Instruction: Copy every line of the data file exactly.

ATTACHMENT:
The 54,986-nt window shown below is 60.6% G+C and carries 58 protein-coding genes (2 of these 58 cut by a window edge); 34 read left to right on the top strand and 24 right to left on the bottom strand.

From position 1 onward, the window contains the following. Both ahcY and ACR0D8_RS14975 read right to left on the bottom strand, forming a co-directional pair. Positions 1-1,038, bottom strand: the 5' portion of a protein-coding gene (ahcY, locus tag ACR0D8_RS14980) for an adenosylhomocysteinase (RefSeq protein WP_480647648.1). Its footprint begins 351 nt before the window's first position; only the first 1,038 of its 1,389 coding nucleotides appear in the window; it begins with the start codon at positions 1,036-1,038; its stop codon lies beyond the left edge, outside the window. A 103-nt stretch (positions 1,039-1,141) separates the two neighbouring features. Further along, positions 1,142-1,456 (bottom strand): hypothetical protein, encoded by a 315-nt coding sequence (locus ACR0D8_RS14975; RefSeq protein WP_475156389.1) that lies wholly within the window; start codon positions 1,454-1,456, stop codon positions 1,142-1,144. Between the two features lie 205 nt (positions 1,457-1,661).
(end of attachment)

The 54,986-nt window shown below is 60.6% G+C and carries 58 protein-coding genes (2 of these 58 cut by a window edge); 34 read left to right on the top strand and 24 right to left on the bottom strand.

From position 1 onward, the window contains the following. Both ahcY and ACR0D8_RS14975 read right to left on the bottom strand, forming a co-directional pair. Positions 1-1,038, bottom strand: the 5' portion of a protein-coding gene (ahcY, locus tag ACR0D8_RS14980) for an adenosylhomocysteinase (RefSeq protein WP_480647648.1). Its footprint begins 351 nt before the window's first position; only the first 1,038 of its 1,389 coding nucleotides appear in the window; it begins with the start codon at positions 1,036-1,038; its stop codon lies beyond the left edge, outside the window. A 103-nt stretch (positions 1,039-1,141) separates the two neighbouring features. Further along, positions 1,142-1,456 (bottom strand): hypothetical protein, encoded by a 315-nt coding sequence (locus ACR0D8_RS14975; RefSeq protein WP_475156389.1) that lies wholly within the window; start codon positions 1,454-1,456, stop codon positions 1,142-1,144. Between the two features lie 205 nt (positions 1,457-1,661).